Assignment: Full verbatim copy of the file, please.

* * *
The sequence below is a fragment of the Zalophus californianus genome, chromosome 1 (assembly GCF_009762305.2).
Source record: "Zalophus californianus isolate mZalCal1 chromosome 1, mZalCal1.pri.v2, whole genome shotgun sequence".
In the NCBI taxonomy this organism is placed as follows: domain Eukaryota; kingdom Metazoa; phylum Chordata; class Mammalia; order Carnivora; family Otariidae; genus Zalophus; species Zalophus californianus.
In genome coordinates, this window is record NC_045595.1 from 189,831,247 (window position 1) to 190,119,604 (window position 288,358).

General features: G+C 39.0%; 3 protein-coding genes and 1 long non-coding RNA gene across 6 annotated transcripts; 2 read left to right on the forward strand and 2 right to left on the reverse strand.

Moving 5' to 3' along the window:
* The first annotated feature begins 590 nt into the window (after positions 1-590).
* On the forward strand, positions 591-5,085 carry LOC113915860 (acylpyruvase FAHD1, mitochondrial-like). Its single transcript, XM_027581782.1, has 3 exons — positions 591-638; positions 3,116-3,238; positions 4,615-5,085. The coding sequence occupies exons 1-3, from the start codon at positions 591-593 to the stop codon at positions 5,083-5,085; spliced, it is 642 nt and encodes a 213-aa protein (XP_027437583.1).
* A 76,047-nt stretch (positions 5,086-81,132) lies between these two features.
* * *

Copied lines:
The sequence below is a fragment of the Zalophus californianus genome, chromosome 1 (assembly GCF_009762305.2).
Source record: "Zalophus californianus isolate mZalCal1 chromosome 1, mZalCal1.pri.v2, whole genome shotgun sequence".
In the NCBI taxonomy this organism is placed as follows: domain Eukaryota; kingdom Metazoa; phylum Chordata; class Mammalia; order Carnivora; family Otariidae; genus Zalophus; species Zalophus californianus.
In genome coordinates, this window is record NC_045595.1 from 189,831,247 (window position 1) to 190,119,604 (window position 288,358).

General features: G+C 39.0%; 3 protein-coding genes and 1 long non-coding RNA gene across 6 annotated transcripts; 2 read left to right on the forward strand and 2 right to left on the reverse strand.

Moving 5' to 3' along the window:
* The first annotated feature begins 590 nt into the window (after positions 1-590).
* On the forward strand, positions 591-5,085 carry LOC113915860 (acylpyruvase FAHD1, mitochondrial-like). Its single transcript, XM_027581782.1, has 3 exons — positions 591-638; positions 3,116-3,238; positions 4,615-5,085. The coding sequence occupies exons 1-3, from the start codon at positions 591-593 to the stop codon at positions 5,083-5,085; spliced, it is 642 nt and encodes a 213-aa protein (XP_027437583.1).
* A 76,047-nt stretch (positions 5,086-81,132) lies between these two features.